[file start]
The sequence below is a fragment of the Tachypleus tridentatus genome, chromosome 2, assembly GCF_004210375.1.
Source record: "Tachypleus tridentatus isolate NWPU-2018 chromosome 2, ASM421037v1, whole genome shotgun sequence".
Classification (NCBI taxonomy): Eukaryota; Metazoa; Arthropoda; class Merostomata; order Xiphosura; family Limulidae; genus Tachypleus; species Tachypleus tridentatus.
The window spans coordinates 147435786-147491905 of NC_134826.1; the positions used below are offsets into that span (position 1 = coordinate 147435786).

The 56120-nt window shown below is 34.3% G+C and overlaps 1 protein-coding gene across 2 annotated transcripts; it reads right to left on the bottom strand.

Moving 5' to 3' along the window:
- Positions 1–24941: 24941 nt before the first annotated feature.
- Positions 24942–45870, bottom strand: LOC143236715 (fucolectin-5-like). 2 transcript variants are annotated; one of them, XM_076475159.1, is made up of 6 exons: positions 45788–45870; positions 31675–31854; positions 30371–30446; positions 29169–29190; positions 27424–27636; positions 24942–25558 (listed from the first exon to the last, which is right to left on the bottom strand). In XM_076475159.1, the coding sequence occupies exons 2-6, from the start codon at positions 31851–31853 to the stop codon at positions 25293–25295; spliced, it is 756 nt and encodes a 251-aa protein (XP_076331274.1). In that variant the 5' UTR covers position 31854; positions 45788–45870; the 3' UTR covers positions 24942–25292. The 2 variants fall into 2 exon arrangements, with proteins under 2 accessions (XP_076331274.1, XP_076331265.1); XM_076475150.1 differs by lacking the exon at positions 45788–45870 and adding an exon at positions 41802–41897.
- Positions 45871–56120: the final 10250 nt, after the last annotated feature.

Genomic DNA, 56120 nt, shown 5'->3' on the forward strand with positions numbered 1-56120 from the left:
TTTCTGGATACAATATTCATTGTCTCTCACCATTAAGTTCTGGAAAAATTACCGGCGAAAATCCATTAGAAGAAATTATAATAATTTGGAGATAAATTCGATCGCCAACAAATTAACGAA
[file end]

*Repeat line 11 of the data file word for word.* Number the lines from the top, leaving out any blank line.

TTTCTGGATACAATATTCATTGTCTCTCACCATTAAGTTCTGGAAAAATTACCGGCGAAAATCCATTAGAAGAAATTATAATAATTTGGAGATAAATTCGATCGCCAACAAATTAACGAA